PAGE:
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Education Revolution

February 25, 2013

Amazon revolutionised book selling, iTunes revolutionised record sales and EasyJet revolutionised travel. The digital revolution is impacting all areas of our lives and many commentators are suggesting that education will be next: BBC News – Online University Giant Gets Bigger.

Education Revolution

We can access almost anything online - you can even gain a great education from the comfort of your own home.

TED talks, iTunes U, edx.org and the Khan Academy are taking high quality learning online. The Open University together with Bath, Leicester, Nottingham, Queen’s Belfast and Reading universities are doing the same from the UK under the FutureLearn.com banner. With university fees causing would-be under graduates to think twice about leaving home to go to college perhaps these low cost and free resources offer an attractive alternative to higher education.

Enlightened employers are encouraging staff to listen to audio books and subscribe to podcasts to keep themselves up to date. Even the young are able to access good quality teaching from home rather than school when off sick or simply afraid to face the playground bullies:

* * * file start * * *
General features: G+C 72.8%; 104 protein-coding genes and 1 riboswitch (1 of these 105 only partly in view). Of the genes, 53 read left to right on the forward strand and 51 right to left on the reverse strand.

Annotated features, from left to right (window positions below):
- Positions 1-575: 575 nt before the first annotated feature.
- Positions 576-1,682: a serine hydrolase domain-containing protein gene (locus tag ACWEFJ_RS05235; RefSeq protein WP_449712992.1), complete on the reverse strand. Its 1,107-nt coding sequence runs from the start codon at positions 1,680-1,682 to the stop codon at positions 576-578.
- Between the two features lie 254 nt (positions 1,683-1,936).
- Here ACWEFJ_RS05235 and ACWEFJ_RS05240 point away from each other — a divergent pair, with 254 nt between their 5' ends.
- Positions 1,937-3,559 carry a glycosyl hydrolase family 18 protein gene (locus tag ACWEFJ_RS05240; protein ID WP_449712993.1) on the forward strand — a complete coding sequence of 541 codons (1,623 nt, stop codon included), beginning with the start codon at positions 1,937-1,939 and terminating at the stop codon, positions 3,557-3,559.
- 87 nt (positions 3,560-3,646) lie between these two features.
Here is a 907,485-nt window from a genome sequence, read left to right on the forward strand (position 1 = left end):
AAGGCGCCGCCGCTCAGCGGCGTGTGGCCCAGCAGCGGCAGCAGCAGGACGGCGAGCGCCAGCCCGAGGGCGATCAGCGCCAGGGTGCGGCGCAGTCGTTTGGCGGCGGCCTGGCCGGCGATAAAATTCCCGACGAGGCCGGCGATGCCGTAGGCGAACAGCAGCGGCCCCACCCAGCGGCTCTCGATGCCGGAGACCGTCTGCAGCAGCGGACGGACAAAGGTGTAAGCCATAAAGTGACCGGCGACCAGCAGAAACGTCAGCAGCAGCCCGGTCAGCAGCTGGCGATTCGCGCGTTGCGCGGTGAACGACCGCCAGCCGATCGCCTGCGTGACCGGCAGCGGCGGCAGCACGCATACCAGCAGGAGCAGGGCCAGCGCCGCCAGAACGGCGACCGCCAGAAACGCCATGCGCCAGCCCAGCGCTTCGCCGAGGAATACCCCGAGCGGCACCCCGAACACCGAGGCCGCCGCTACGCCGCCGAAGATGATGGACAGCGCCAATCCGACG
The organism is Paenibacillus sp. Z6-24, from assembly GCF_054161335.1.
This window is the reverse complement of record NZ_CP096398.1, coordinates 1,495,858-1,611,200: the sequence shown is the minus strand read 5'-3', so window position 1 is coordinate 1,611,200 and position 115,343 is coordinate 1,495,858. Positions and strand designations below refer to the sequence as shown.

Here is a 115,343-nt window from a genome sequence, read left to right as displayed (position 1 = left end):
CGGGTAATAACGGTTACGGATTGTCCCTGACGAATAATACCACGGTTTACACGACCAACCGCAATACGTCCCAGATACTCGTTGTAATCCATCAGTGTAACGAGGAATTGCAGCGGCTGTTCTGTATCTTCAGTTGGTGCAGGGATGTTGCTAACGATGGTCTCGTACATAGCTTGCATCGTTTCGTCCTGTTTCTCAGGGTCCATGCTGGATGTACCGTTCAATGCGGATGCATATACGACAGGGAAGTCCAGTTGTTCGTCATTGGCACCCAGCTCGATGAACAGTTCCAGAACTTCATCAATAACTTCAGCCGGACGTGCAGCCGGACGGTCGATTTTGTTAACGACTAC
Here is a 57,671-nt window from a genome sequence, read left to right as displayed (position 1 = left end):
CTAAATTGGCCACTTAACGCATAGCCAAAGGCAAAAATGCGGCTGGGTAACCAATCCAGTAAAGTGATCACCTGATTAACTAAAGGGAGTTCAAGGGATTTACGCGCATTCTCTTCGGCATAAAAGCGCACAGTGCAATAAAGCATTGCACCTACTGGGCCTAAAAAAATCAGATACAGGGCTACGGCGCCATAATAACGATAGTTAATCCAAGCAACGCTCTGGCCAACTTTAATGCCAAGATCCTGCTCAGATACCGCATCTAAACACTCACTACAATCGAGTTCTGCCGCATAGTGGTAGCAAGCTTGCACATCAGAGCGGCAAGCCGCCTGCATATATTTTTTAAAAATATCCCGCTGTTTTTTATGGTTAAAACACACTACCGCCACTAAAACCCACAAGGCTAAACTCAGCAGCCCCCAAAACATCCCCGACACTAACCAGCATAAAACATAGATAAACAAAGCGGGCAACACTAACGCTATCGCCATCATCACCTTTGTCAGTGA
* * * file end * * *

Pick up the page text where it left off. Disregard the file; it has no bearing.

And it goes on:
Of particular note is the gamification of learning. This blend of gaming and teaching is anticipated to engage the X Box generation to a level that even the best class teachers would envy.

The consequence of schooling going online is of course the absence of social interaction. How can we expect the next generation to develop into rounded individuals if they spend eight hours a day gazing at a screen? Perhaps sports groups and youth organisations will step up and step in to fill the void.

Back at the office this threat has already become well established. We spend hours staring at screens and when we are in meetings our desire to be efficient can limit our social interaction. Whilst this might appear to save time, there is a consequence. Unless we really get to know our colleagues it is impossible to build trust within our teams. Where trust levels are low processes get put in place to protect the organisation, these processes consume time, making us all busier and less efficient.

The value of stepping back from the day-to-day routine, going somewhere different and simply getting to know one another better is immense. In the same way that our children should practice interacting, so should we – and what’s more, it can be fun.

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